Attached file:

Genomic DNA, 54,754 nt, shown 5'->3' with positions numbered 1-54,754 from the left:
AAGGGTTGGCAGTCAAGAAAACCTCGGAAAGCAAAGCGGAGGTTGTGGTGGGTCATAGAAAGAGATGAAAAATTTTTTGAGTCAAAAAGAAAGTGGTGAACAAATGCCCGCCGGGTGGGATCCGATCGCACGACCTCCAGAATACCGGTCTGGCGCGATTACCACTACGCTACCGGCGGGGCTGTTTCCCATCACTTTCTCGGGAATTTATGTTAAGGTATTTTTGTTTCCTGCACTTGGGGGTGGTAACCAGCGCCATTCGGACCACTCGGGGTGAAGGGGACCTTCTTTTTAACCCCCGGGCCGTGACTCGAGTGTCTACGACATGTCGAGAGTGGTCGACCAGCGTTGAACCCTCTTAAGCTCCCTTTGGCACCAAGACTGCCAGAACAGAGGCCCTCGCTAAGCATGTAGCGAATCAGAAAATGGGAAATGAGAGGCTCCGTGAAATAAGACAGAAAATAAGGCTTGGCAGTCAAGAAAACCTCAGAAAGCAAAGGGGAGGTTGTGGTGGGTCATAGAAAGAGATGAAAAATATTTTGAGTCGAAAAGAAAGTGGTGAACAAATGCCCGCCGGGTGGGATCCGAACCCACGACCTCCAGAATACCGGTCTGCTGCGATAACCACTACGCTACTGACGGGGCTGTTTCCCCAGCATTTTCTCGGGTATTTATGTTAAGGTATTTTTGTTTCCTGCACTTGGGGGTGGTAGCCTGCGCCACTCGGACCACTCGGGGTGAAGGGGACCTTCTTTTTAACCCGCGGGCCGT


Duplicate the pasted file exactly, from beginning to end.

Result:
Genomic DNA, 54,754 nt, shown 5'->3' with positions numbered 1-54,754 from the left:
AAGGGTTGGCAGTCAAGAAAACCTCGGAAAGCAAAGCGGAGGTTGTGGTGGGTCATAGAAAGAGATGAAAAATTTTTTGAGTCAAAAAGAAAGTGGTGAACAAATGCCCGCCGGGTGGGATCCGATCGCACGACCTCCAGAATACCGGTCTGGCGCGATTACCACTACGCTACCGGCGGGGCTGTTTCCCATCACTTTCTCGGGAATTTATGTTAAGGTATTTTTGTTTCCTGCACTTGGGGGTGGTAACCAGCGCCATTCGGACCACTCGGGGTGAAGGGGACCTTCTTTTTAACCCCCGGGCCGTGACTCGAGTGTCTACGACATGTCGAGAGTGGTCGACCAGCGTTGAACCCTCTTAAGCTCCCTTTGGCACCAAGACTGCCAGAACAGAGGCCCTCGCTAAGCATGTAGCGAATCAGAAAATGGGAAATGAGAGGCTCCGTGAAATAAGACAGAAAATAAGGCTTGGCAGTCAAGAAAACCTCAGAAAGCAAAGGGGAGGTTGTGGTGGGTCATAGAAAGAGATGAAAAATATTTTGAGTCGAAAAGAAAGTGGTGAACAAATGCCCGCCGGGTGGGATCCGAACCCACGACCTCCAGAATACCGGTCTGCTGCGATAACCACTACGCTACTGACGGGGCTGTTTCCCCAGCATTTTCTCGGGTATTTATGTTAAGGTATTTTTGTTTCCTGCACTTGGGGGTGGTAGCCTGCGCCACTCGGACCACTCGGGGTGAAGGGGACCTTCTTTTTAACCCGCGGGCCGT